Matewan as Metaphor

Garden 1920 4 by Jean Hess
40″x40″; paper, galax leaves, dogwood, acrylic paint, resin, pencil on wood panel


Jean Hess: Matewan as Metaphor

at Flood Gallery Fine Art Center in Black Mountain, North Carolina, USA
8 October-30 November 2022

“Matewan as Metaphor” is an exhibit of collage paintings, assemblages, textiles, & faux artifacts designed by Jean Hess to explore the 1920 West Virginia mining labor dispute as metaphor for the human condition. “Matewan as Metaphor” is also an experiment in artistic license. Hess creates a personal story by combining real and imagined resources with the intention of healing her own memory and transcending limits on what is possible and allowed in creative and scholarly endeavors as well as in visual art. The 1920 mining labor dispute in Matewan, West Virginia, which involved her own family, stands for a full life and its adversities.

In 1920, Matewan was the scene of an armed skirmish between coal miners, mining companies, local union officials and hired strike-breakers. Baldwin-Felts Detective Agency thugs hired by the coal operators traveled by train to cast striking miners and their families out of their homes. The local mayor and several Baldwin-Felts agents were killed. The chief of police, the mayor of Matewan, and several other locals gathered at the train station to confront the hired guns about the unlawful evictions. The Baldwin-Felts agents refused to recognize the local authority, and a shootout ensued. The mayor, some miners, and several detectives were killed. This was one of many violent conflicts that took place in Southern West Virginia between pro-union miners and men hired by coal companies to use force and intimidation to prevent miners from unionizing.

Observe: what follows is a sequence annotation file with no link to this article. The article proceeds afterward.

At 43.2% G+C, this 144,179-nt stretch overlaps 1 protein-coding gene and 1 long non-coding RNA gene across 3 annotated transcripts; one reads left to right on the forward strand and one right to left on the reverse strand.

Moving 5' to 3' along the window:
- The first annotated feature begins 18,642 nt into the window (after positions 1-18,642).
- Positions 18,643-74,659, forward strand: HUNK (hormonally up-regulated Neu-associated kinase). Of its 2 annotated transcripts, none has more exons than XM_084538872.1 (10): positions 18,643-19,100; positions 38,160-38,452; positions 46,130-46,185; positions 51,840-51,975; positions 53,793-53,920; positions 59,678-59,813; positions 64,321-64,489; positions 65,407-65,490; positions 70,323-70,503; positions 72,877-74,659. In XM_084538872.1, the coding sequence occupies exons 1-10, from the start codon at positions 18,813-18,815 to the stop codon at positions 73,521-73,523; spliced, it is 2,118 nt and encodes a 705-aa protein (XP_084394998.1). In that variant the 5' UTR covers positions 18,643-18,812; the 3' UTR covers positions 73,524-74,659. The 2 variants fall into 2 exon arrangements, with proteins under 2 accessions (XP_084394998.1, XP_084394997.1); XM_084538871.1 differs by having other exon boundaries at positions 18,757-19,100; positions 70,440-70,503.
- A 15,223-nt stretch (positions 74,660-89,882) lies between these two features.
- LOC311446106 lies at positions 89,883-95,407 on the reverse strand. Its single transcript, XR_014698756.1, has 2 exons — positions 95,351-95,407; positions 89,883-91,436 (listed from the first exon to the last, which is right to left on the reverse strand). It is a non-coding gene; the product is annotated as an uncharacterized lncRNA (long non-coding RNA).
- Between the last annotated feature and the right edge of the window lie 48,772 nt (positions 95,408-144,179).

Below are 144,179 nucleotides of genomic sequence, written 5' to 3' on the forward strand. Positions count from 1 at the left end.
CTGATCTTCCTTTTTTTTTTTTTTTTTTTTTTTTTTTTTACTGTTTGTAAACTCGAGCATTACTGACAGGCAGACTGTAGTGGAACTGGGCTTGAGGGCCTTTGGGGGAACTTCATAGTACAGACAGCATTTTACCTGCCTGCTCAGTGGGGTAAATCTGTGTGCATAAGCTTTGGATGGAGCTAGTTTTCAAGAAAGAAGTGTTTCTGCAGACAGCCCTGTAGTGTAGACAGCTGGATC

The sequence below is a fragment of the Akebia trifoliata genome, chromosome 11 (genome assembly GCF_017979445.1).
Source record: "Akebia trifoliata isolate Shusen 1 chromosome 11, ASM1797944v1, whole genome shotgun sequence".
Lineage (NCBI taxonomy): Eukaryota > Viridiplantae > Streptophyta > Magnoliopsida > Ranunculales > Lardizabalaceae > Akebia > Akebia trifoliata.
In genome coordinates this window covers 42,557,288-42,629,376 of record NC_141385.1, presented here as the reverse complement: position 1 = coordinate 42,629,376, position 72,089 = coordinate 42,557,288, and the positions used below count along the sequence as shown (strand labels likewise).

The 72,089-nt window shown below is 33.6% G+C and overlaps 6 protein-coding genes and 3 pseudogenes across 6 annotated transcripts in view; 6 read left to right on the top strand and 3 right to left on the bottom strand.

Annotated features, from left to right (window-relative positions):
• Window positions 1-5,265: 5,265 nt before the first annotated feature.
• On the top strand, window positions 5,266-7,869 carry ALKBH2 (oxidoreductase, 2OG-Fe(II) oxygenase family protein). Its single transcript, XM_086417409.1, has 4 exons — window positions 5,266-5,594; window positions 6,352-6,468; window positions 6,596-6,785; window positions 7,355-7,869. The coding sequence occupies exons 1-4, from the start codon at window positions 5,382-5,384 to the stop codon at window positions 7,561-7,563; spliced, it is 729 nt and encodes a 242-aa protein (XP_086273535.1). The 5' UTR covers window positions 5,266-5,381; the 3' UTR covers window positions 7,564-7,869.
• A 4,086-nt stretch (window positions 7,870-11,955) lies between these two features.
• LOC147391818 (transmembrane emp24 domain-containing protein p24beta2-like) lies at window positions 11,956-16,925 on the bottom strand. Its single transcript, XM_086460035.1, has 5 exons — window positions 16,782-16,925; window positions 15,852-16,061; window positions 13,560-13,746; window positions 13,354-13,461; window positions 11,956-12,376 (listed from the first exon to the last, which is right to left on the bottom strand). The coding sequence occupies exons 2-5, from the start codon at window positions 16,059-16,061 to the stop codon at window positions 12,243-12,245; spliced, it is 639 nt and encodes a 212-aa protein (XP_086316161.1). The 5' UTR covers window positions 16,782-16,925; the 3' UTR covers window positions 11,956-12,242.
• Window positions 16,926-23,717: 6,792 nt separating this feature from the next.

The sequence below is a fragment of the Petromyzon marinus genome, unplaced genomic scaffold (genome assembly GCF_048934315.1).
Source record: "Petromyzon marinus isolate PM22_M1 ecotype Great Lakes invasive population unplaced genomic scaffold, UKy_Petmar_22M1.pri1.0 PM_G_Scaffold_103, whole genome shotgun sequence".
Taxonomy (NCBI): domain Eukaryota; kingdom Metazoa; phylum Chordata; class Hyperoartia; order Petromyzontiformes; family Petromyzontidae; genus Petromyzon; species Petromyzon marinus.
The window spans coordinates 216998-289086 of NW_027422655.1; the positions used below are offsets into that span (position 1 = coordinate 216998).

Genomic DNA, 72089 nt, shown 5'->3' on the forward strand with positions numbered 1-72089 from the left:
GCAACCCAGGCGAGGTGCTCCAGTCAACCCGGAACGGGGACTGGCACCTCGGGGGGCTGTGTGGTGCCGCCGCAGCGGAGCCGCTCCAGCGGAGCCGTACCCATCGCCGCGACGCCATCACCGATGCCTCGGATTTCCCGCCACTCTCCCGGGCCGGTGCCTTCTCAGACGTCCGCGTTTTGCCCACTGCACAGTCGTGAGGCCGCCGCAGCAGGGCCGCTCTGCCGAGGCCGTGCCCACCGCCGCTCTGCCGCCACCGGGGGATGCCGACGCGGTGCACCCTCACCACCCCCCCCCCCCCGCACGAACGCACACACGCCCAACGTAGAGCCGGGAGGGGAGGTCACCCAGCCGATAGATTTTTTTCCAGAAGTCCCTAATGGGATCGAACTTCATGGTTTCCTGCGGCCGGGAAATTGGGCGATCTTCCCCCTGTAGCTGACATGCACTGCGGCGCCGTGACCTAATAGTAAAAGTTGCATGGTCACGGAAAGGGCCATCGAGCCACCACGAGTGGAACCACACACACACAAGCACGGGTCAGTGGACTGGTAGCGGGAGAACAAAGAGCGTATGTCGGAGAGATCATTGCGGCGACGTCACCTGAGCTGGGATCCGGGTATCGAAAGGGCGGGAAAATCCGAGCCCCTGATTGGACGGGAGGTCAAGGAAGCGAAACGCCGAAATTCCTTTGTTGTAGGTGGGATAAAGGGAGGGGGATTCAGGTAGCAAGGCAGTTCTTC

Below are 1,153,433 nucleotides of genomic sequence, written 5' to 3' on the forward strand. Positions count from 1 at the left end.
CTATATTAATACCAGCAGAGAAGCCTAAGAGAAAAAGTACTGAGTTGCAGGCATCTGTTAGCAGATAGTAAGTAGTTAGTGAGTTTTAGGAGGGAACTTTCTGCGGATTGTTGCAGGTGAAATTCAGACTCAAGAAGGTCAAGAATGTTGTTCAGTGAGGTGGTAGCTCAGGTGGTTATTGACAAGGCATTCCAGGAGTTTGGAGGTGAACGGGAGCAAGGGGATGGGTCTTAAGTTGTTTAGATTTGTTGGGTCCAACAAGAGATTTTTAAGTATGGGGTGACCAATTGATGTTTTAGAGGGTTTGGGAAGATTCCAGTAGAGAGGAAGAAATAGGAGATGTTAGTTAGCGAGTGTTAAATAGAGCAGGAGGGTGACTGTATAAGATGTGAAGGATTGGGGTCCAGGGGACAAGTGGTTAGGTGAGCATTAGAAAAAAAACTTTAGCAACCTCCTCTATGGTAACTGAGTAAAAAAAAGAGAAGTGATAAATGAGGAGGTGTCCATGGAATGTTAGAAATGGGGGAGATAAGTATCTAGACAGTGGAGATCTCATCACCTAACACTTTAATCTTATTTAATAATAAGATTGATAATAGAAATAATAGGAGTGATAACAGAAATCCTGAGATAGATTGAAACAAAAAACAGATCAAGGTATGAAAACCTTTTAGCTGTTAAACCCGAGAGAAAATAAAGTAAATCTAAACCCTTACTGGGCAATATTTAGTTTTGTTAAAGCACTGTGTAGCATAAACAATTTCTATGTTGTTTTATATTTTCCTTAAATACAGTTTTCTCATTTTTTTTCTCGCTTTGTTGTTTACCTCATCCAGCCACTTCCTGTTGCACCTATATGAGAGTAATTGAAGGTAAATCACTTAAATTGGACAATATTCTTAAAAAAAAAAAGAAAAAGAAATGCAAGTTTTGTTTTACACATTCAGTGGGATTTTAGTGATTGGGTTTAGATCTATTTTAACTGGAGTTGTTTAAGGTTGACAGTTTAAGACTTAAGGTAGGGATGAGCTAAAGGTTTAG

For the Mules by Jean Hess
11″x11″; collage, acrylic paint and resin. Courtesy of the artist.

Jean Hess takes serious training in cultural anthropology and visual art to playful levels. Her mixed-media paintings and constructions come from personal memory and nostalgia, ancestral ties and historical fact. Mining illustrations and maps signify coal mining in early twentieth century Appalachia, as well as issues concerning extractive industries, population displacement, exploitative labor practices, suffering and loss. Using collage, paint, layered resins and found ephemera Hess experiments with myriad ways one can obfuscate, surprise and entice. Found imagery is from geography and history textbooks from the early 1900s and before. Dimensional objects are from her family or found in junk shops over time. Much of her material may be deconstructed, obscured, scrambled or carefully embellished.

(text adapted from materials provided by the gallery)


Flood Gallery Fine Art Center
850 Blue Ridge Road
Black Mountain, North Carolina 28711 USA
(828) 273-3332

Monday-Saturday, 11AM-5PM
Sunday, 1-5PM